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Lessons learned from designing and evaluating an educational brain fitness program

Lessons learned from designing and evaluating an educational brain fitness program PurposeThe purpose of this paper is to provide aging services professional insights into older adult responses to brain fitness programs that may not appear on quantitative program evaluations.Design/methodology/approachQualitative data obtained via observations, instructor interviews and feedback, open-ended responses on course evaluations and participant focus groups.FindingsParticipants come to brain fitness programs with a variety of expectations and preferences about program content. Some are looking for educational content, some wanted to learn memory strategies, and others are looking for drilling or brain games. Participants responded very positively to descriptions of brain fitness research and scientific details. However, presenting such content posed a challenge to non-expert instructors, and efforts should be made to reduce this burden. Instructors can play a valuable role in goal setting, but instructors and participants felt that small rewards for meeting goals were unnecessary. Both instructors and participants felt that peer-to-peer interaction is a particularly valuable component of such courses. Overburdening participants should also be avoided. Organizations offering the program were also found to be adapting the course to better fit the organization’s capacities and the desires of participants.Research limitations/implicationsThe participant population is largely Caucasian, well-educated and middle to high socioeconomic status.Practical implicationsDue to the characteristics of the participant population, it is not known which, if any, of the findings apply to a less well-educated, lower income populations, or populations from other racial/ethnic groups.Originality/valueThese insights can assist senior living professionals in successfully creating, adopting or adapting brain fitness programs in order to best meet the needs of the populations that they serve. http://www.deepdyve.com/assets/images/DeepDyve-Logo-lg.png Working with Older People Emerald Publishing

Lessons learned from designing and evaluating an educational brain fitness program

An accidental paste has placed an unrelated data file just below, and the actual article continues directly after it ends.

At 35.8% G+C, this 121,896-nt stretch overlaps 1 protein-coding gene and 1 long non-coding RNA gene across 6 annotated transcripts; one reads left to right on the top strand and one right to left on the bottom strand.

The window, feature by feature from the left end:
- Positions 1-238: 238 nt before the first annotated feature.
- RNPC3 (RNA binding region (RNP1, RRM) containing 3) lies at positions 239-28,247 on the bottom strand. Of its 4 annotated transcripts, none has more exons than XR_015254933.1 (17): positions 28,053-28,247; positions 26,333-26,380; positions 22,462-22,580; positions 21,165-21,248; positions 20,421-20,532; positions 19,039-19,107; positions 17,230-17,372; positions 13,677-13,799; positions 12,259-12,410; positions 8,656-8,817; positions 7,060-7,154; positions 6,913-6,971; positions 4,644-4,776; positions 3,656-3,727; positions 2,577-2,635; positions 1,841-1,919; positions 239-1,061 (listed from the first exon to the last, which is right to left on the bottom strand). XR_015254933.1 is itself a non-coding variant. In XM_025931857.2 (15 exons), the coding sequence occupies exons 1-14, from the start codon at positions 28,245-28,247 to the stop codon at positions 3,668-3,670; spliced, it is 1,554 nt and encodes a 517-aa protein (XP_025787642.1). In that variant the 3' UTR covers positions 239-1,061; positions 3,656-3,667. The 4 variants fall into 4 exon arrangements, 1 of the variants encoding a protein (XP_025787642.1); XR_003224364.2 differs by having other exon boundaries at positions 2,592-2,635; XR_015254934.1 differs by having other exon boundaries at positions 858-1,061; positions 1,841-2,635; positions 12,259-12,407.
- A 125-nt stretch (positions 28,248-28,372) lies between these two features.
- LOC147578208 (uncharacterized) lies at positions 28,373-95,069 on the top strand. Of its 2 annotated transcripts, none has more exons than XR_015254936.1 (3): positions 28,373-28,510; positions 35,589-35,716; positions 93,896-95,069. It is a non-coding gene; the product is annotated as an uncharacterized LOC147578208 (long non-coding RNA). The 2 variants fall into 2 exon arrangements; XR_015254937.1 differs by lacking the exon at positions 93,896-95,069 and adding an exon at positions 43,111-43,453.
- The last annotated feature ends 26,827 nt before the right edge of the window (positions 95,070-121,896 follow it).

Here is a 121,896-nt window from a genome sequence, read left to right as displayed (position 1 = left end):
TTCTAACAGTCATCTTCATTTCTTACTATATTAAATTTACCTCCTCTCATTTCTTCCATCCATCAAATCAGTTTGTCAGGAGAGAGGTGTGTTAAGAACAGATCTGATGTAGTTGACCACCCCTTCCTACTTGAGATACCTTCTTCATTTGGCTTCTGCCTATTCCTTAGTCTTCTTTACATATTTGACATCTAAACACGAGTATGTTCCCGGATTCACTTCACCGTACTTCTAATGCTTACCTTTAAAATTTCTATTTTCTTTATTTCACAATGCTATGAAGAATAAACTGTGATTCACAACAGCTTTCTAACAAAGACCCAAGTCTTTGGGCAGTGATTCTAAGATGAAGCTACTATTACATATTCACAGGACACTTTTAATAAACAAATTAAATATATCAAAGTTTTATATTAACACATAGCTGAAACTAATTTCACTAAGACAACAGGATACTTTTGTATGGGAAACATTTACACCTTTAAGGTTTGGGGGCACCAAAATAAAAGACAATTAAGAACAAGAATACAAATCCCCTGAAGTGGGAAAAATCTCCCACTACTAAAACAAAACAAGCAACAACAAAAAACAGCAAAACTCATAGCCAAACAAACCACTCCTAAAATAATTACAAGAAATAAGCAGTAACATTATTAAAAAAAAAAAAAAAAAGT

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Publisher
Emerald Publishing
Copyright
Copyright © Emerald Group Publishing Limited
ISSN
1366-3666
DOI
10.1108/WWOP-12-2016-0034
Publisher site
See Article on Publisher Site

Abstract

PurposeThe purpose of this paper is to provide aging services professional insights into older adult responses to brain fitness programs that may not appear on quantitative program evaluations.Design/methodology/approachQualitative data obtained via observations, instructor interviews and feedback, open-ended responses on course evaluations and participant focus groups.FindingsParticipants come to brain fitness programs with a variety of expectations and preferences about program content. Some are looking for educational content, some wanted to learn memory strategies, and others are looking for drilling or brain games. Participants responded very positively to descriptions of brain fitness research and scientific details. However, presenting such content posed a challenge to non-expert instructors, and efforts should be made to reduce this burden. Instructors can play a valuable role in goal setting, but instructors and participants felt that small rewards for meeting goals were unnecessary. Both instructors and participants felt that peer-to-peer interaction is a particularly valuable component of such courses. Overburdening participants should also be avoided. Organizations offering the program were also found to be adapting the course to better fit the organization’s capacities and the desires of participants.Research limitations/implicationsThe participant population is largely Caucasian, well-educated and middle to high socioeconomic status.Practical implicationsDue to the characteristics of the participant population, it is not known which, if any, of the findings apply to a less well-educated, lower income populations, or populations from other racial/ethnic groups.Originality/valueThese insights can assist senior living professionals in successfully creating, adopting or adapting brain fitness programs in order to best meet the needs of the populations that they serve.

Journal

Working with Older PeopleEmerald Publishing

Published: Jun 12, 2017

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